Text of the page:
Interview with Andrea Bautista, Nydia Erika Bautista Foundation
Andrea Torres Bautista is the legal coordinator for Nydia Erika Bautista Foundation. In the coming months, Andrea will travel to Spain to tell the Foundation’s story, and the story of how her aunt Nydia Erika was disappeared; and above all about the Foundation’s work for the victims of forced disappearance and in supporting their relatives.
PBI: Who was Nydia Erika Bautista and how was she disappeared?
ANDREA TORRES: Nydia Erika Bautista was the eldest of six, and daughter of Alfonso and Domi, a humble couple from here in Bogota, who studied at the National University; whilst studying at university she joined the guerrilla group ‘M19’, which was a left-wing subversive group that existed at the time, and which used to do a lot of social work, especially with poor communities. In those days Nydia Erika would build schools in the southern neighbourhoods of Bogota, and help children and indigenous people, always with that social sense of working for the less fortunate, it was her passion.
Nydia Erika disappeared on 30 August 1987. That day her son, Eric, and I were taking our first communion and being baptised, and so we had a family gathering, we were all awaiting it and so happy that she was joining us. She had decided to come to Bogota and unfortunately in the hours of the afternoon while we were celebrating, she was approached by several armed men and forced to get into a Jeep, which was later identified as a vehicle belonging to the 20th Brigade’s now decommissioned Charry Solano Battalion, from here in Bogota. Since that day we have heard nothing about her, we lost all news of her whereabouts and with time we established that those responsible were the Colombian military.
PBI: How has the legal process about the case of Nydia Bautista’s disappearance been, from then until now?
AT: Ever since Nydia Erika was disappeared, the family, and especially my mother, Yaneth Bautista, dedicated her entire life to searching for her, to search for justice, to demand that the State investigate and identify those responsible, and during that battle, she was able to get the Colombian Commission of Jurists to take on Nydia Erika’s case. Their representation of the family has made it possible to uncover a lot of evidence of responsibility of high ranking members of the Colombian army, including General Alvaro Hernan Velandia Hurtado. This person was put on trial by the Colombian authorities, but unfortunately because of technical issues it was some years later, and after Nydia Erika’s cadaver was found with visible signs of torture and presumably sexual violence, because she was found without underwear, when, as it was the day of a first communion, she would obviously be wearing underwear.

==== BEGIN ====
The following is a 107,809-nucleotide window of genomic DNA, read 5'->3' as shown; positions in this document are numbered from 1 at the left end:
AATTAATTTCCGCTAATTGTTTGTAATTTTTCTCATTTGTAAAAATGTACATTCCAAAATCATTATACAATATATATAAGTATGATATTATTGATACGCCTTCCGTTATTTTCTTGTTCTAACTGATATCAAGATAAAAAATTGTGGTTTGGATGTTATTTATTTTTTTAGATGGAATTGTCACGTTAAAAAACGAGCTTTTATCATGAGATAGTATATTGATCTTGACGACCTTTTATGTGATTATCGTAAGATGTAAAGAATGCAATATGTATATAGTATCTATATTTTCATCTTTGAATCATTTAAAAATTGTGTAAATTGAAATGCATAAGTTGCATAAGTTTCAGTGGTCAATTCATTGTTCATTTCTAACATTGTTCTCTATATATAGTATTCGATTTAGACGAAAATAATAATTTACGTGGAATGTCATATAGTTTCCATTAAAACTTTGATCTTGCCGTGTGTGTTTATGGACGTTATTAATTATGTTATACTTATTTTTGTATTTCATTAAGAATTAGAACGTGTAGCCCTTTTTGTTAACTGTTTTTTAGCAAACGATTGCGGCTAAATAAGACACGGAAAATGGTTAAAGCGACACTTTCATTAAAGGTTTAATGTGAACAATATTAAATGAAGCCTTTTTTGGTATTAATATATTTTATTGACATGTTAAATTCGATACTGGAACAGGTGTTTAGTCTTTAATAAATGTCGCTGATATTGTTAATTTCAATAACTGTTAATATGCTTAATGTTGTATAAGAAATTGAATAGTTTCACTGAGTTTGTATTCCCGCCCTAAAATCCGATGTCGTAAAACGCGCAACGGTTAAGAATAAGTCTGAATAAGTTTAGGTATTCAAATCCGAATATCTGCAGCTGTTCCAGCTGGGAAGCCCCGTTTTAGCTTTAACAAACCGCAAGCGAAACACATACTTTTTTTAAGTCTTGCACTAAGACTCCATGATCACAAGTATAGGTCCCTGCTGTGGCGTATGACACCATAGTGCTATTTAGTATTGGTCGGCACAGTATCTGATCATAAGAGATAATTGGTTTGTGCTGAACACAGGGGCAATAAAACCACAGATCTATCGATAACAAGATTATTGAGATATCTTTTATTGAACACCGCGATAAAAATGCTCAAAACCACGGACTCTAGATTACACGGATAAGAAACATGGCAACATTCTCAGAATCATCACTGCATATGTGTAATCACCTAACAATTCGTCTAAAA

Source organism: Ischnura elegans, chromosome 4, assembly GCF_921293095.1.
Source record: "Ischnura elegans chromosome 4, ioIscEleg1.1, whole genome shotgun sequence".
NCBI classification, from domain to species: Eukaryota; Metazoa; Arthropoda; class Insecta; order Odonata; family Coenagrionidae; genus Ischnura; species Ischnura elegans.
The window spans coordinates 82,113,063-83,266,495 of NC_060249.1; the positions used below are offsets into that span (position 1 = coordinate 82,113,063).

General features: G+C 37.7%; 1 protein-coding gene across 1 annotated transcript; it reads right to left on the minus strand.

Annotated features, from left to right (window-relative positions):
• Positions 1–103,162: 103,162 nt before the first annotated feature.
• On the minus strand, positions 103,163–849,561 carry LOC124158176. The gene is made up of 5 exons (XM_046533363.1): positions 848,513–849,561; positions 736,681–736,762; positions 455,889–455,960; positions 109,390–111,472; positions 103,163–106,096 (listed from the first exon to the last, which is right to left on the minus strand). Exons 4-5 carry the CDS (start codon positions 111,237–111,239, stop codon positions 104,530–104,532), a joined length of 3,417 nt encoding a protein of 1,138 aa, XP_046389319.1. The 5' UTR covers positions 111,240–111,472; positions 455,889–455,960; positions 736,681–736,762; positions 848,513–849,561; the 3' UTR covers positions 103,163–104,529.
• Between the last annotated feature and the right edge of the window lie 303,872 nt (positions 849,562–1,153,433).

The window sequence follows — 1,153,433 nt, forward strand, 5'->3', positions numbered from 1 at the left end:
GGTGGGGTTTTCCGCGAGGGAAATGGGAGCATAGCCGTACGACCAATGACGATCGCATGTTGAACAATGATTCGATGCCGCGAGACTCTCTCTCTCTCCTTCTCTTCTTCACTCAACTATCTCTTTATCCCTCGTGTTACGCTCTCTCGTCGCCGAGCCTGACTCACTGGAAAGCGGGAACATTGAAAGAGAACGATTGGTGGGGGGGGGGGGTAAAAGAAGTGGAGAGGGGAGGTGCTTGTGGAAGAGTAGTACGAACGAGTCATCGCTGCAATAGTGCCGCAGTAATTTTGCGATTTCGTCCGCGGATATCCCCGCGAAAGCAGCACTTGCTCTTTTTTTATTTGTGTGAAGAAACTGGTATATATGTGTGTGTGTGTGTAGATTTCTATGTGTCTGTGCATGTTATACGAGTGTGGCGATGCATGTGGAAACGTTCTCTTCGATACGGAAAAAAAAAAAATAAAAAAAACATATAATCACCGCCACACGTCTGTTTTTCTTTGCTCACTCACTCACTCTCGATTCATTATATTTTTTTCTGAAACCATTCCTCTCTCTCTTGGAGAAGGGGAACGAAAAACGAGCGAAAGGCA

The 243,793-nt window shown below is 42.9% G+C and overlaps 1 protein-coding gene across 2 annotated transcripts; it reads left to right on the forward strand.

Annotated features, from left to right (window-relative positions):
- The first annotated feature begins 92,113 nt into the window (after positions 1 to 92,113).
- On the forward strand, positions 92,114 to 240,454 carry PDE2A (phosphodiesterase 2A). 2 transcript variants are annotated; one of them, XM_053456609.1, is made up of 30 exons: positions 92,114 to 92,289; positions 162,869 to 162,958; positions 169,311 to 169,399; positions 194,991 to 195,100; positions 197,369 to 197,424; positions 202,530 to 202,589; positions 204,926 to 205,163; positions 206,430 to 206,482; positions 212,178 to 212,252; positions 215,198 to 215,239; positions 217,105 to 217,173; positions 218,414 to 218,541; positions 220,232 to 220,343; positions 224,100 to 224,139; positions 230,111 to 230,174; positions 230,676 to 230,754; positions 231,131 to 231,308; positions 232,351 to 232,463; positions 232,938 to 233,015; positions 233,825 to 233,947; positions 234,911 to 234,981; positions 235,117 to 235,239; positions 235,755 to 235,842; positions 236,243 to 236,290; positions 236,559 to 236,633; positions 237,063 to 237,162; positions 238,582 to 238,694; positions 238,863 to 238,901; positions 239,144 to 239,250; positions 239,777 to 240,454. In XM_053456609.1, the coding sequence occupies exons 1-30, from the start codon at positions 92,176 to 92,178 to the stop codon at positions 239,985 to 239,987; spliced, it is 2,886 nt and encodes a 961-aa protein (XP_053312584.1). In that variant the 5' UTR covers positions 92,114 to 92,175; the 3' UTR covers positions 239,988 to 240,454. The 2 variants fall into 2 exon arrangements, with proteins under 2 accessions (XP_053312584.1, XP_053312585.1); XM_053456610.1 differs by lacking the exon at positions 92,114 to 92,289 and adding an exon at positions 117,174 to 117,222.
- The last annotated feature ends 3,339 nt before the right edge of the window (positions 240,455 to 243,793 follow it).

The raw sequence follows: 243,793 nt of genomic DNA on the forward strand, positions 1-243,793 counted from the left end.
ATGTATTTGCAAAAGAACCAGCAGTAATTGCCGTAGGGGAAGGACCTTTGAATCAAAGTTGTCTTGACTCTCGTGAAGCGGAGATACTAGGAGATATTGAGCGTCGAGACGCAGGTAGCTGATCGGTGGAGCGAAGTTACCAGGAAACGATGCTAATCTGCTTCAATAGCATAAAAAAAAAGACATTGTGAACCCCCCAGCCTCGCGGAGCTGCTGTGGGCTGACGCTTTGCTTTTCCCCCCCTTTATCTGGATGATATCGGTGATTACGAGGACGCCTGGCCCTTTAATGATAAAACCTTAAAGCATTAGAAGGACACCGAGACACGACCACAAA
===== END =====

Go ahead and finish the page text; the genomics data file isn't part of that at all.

These people’s identity was proven, but the authorities in charge decided to close the cases against them. So after the case was closed, the process’ activity was absolutely nil.
We had to leave also because of threats we received from members of the armed forces, and me and my mother Yaneth Bautista were in exile for about six years. I am the first to return and since I returned I have graduated as a lawyer, and I have decided to take on the case of my aunt Nydia Erika Bautista in the face of the scale of impunity that confronts us and because absolutely nothing has moved forward since the case against those responsible was closed.
As the Bautista family knows, these people, the members of the military, are the ones responsible and no-one else, and so we have taken on the case. I’ve been working on it for about five years, and last year, on the 23rd anniversary of Nydia’s disappearance, we presented an action for review, to reopen the investigation against the members of the military who had the cases against them closed.
PBI: In the context of the legal process, what do you think about access to justice in Colombia?
AT: I think that Nydia Erika Bautista’s case is an example, precisely because of how sophisticated the impunity surrounding it has been this whole time. I think that in Colombia and especially with the crime of forced disappearance, impunity is very sophisticated. We have so many laws, norms, we have ratified international conventions, we have many tools that if they were used as they are meant to be, well, not only would the crime not be repeated, but what is also certain is that twenty three, twenty four years after Nydia Erika disappeared, disappearances continue to take place and access to justice for the victims is absolutely zero.
If they don’t go knocking on doors, dedicating their lives to that struggle, to demand, to investigate, because they themselves have to become investigators, to stop being housewives and be also investigators, lawyers, and be so many things for the cases to move forward, for their loved ones to have a place, a name so that no-one forgets them and so that the State gives even a minimal response. So access to justice is very frustrating, we continue waiting, searching and it is an initiative by the families, not a duty that the State has taken on as its obligation to tell us what happened, why she was taken and who took her.
PBI: How was the Nydia Erika Bautista Foundation created and what does it do?
AT: The Nydia Erika Bautista Foundation was started with an award that Yaneth Bautista was given for her fight for the disappeared, not just in Colombia but in various countries. It is an award granted by people in Germany, with a economic prize, and what she decided to do because of the great number of families of disappeared people who come to Yaneth Bautista for help, is to start a foundation, a foundation of the relatives of the disappeared, which makes it different to other NGOs that accompany cases of forced disappearances.